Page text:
Sen. Leland Yee, D-San Mateo, has dropped his co-authorship of a bill that would help finalize a controversial settlement between the city of Half Moon Bay and a developer who won a $36.8 million judgment against the city. The issue is being closely watched by cities around the state.
The ongoing dispute between the Half Moon Bay and the developer shines light on a political battle that has been going on for years in the small beachfront community 30 miles south of San Francisco. The judgement threatens the power of local city councils and planning commissions to use environmental reasons to try to slow or stop development.
The Half Moon Bay settlement agreement came out of a Nov. 28 ruling by U.S. District Judge Vaughn Walker.
Developer Charles Keenan bought the 24-acre property, located near the intersection of Highways 1 and 92, through a trustee for $1 million in a foreclosure sale in 1993. When he later tried to develop the parcel, known as Beechwood, the city told him the area was protected wetlands. Keenan sued, claiming the parcel only became "wetlands" due to faulty drainage work done by the city. In his judgment, Walker accepted the legal argument that the city's actions–modifying the land, taxing it, and then denying the owners the right to build on it–constituted a form of unauthorized takings.
Yee said earlier that he agreed to be a co-author of AB 1991 before the settlement was finalized. But he has since witdrawn support, citing two "surprise" clauses in the agreement. The first calls for the city to pay developer Keenan $18 million even if the bill fails, scuttling the settlement. The second is a part of the agreement that lets Keenan build 46 homes on an adjacent piece of property that wasn't part of the original lawsuit.
"It seems as if this ended up as a Christmas tree with all sorts of goodies under it," Yee said. "If it becomes a developers' paradise, I'm not interested."
The main author of AB 1991 is Assemblyman Gene Mullin, D-South San Francisco. He said that he will continue to push the bill, adding that he offered the bill to help to city avoid bankruptcy; his office did not participate in the settlement talks.
"We volunteered to them that if they engaged in settlement talks and needed a bill, I would have a spot bill available for them," Mullin said. He added: "They could have gone forward with an appeal. They chose to settle…We will fulfill our commit to carry the bill and work as hard as we can to make sure they don't have to pay $18 million."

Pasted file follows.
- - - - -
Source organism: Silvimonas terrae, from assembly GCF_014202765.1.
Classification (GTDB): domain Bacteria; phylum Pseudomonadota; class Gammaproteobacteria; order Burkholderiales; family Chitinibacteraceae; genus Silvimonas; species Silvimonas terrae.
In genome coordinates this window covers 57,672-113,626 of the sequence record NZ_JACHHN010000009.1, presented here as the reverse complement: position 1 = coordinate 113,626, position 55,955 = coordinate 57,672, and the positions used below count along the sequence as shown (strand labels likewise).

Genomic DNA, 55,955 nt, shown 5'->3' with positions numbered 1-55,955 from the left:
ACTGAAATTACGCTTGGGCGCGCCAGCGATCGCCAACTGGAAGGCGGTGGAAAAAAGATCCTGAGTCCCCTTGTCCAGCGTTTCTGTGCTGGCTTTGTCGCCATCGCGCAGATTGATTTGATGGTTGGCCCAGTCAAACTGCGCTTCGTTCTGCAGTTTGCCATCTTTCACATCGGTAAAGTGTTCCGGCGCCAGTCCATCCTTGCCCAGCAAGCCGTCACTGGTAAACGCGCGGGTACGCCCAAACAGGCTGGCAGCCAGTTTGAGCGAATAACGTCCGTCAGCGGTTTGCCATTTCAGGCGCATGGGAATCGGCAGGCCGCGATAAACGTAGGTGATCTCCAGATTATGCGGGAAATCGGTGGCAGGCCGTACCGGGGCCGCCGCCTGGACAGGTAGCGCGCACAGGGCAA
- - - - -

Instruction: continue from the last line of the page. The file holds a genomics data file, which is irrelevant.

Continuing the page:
The settlement depends on legislative action in order to get around some bureaucratic hurdles, essentially taking state agencies such as the Coastal Commission and the Department of Fish and Game out of the loop. Even if it passed, it is possible that one or more federal agencies could still block the deal.
In 1999, candidates allied with environmentalists won a majority on the five-member Half Moon Bay city council, ousting several members of a more pro-development group with long roots in the community. In 2005, former councilmember Naomi Patridge won back her seat on the council, and was joined by three new council members generally seen as more conservative.
It was this group that approved the settlement deal by a 4-1 vote in late March. Councilman Jim Grady, generally viewed as an environmentalist, was the sole "no" vote. The deal was negotiated by the law firm of Orrick Herrington, which was brought in after the city lost the lawsuit. According to postings on local community websites, some in the community viewed Judge Walker as a property rights extremist and urged Orrick at the city to file an appeal, hoping to get a more favorable judgment in a different court.
Environmentalists say Mullin has some alleged ties to the pro-development old guard, but Mullin dismisses these claims. In the early-to-mid 1970s, Mullin said, his divorced father married Dolores Mullin, a longtime Half Moon Bay city councilwoman and one-time mayor. But Mullin notes that he was already in his late 30s at the time, so Dolores Mullin was never really his stepmother or godmother, as some have stated. Mullin's father died in the 1980, and he said he had little contact with Dolores Mullin after that.
"She was a conservative Republican and I'm a liberal democrat," Mullin said. "We didn't have a lot of interaction, to say the least."
Meanwhile, Mullin declined to second-guess the city's decision to settle or their agreeing to let Keenan build on the second parcel. The initial judgment plus legal fees amounted to $41.1 million, enough to gobble up more than 10 percent of the city's annual budget for about 40 years. If they lost an appeal, he said, Half Moon Bay could be on the hook for even more.
"I think it's important to keep in mind that the developer had a $41.1 million judgment against the city," Mullin said. He added: "To think that they would have a settlement that was total to the benefit of the city is unrealistic."